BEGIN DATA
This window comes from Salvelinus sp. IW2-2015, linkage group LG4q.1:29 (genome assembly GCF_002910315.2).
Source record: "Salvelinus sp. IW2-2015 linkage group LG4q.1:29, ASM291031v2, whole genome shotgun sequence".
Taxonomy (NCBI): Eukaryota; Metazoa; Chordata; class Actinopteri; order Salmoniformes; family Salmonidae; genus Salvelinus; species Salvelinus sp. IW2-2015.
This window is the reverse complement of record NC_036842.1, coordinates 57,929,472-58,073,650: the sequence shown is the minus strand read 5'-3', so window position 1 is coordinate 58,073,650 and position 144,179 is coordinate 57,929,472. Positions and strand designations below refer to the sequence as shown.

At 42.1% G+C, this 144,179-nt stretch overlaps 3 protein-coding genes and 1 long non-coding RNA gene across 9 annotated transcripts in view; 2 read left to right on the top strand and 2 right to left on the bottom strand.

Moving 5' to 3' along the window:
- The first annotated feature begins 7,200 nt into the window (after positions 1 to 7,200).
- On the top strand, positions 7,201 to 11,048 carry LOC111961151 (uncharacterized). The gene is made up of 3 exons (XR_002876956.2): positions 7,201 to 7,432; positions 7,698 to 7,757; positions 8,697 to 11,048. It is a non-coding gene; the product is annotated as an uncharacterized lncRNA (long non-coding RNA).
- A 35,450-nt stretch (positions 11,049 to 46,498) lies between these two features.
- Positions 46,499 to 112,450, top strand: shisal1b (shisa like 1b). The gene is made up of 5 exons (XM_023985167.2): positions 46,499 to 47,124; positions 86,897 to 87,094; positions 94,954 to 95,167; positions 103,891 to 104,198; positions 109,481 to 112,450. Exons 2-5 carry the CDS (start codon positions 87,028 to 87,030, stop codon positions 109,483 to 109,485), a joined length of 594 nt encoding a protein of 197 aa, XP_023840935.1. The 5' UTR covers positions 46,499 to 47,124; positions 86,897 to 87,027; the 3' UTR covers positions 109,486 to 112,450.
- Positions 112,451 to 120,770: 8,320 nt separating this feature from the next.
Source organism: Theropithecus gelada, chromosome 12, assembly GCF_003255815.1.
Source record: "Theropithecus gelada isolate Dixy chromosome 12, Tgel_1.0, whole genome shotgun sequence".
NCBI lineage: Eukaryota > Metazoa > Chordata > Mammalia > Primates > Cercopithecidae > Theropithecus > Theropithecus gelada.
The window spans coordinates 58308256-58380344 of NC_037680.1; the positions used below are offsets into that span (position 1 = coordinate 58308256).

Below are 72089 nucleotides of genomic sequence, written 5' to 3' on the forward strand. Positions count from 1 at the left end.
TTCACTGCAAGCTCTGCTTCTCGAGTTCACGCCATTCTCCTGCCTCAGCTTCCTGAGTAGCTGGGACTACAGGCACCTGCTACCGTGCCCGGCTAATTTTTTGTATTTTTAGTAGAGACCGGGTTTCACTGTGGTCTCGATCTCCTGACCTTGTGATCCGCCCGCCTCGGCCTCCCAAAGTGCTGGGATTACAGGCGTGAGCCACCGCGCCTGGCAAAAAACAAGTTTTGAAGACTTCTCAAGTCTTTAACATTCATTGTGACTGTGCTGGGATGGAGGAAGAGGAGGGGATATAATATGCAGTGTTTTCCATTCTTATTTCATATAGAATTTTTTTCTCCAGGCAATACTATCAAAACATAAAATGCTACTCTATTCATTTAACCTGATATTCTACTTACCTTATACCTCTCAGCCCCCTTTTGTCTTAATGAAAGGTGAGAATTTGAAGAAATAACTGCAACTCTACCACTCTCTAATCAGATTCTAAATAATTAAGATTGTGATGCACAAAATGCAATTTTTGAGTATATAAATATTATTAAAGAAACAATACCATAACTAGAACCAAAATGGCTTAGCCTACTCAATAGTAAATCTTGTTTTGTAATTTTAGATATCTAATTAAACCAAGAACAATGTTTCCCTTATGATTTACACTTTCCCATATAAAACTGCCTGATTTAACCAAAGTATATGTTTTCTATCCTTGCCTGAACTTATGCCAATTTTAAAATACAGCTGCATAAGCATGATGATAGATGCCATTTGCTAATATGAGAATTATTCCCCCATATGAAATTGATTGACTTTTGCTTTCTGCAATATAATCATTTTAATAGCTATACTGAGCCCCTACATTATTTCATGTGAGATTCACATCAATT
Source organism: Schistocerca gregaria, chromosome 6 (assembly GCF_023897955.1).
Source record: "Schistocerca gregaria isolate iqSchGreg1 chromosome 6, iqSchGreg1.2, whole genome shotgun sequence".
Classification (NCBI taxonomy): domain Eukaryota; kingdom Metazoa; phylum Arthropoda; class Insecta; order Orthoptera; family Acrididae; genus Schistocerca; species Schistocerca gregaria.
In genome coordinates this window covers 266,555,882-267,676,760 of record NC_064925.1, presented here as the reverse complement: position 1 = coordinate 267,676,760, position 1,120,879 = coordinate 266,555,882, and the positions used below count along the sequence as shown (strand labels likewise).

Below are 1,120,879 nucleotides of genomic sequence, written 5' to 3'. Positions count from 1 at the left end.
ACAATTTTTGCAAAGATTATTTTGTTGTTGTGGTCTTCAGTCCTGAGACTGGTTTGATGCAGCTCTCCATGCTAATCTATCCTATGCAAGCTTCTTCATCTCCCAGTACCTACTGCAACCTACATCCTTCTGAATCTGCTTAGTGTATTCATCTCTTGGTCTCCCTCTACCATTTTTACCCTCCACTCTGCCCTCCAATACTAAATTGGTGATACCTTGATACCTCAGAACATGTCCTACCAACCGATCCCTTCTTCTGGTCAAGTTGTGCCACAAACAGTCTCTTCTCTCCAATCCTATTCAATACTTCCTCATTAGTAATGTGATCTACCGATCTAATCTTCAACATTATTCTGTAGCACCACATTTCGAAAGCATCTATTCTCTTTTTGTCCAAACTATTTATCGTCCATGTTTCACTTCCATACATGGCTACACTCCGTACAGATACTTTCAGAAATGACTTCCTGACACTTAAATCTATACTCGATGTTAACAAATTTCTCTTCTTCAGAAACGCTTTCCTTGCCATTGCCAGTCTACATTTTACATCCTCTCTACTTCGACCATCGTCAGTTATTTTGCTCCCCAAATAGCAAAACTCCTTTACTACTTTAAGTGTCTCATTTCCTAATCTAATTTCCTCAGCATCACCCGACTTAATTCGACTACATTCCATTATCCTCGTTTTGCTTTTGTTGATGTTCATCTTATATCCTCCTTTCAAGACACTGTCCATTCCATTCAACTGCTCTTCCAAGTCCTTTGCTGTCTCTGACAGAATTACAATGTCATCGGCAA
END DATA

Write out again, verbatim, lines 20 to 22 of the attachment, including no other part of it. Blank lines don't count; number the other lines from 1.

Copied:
Classification (NCBI taxonomy): domain Eukaryota; kingdom Metazoa; phylum Arthropoda; class Insecta; order Orthoptera; family Acrididae; genus Schistocerca; species Schistocerca gregaria.
In genome coordinates this window covers 266,555,882-267,676,760 of record NC_064925.1, presented here as the reverse complement: position 1 = coordinate 267,676,760, position 1,120,879 = coordinate 266,555,882, and the positions used below count along the sequence as shown (strand labels likewise).

Below are 1,120,879 nucleotides of genomic sequence, written 5' to 3'. Positions count from 1 at the left end.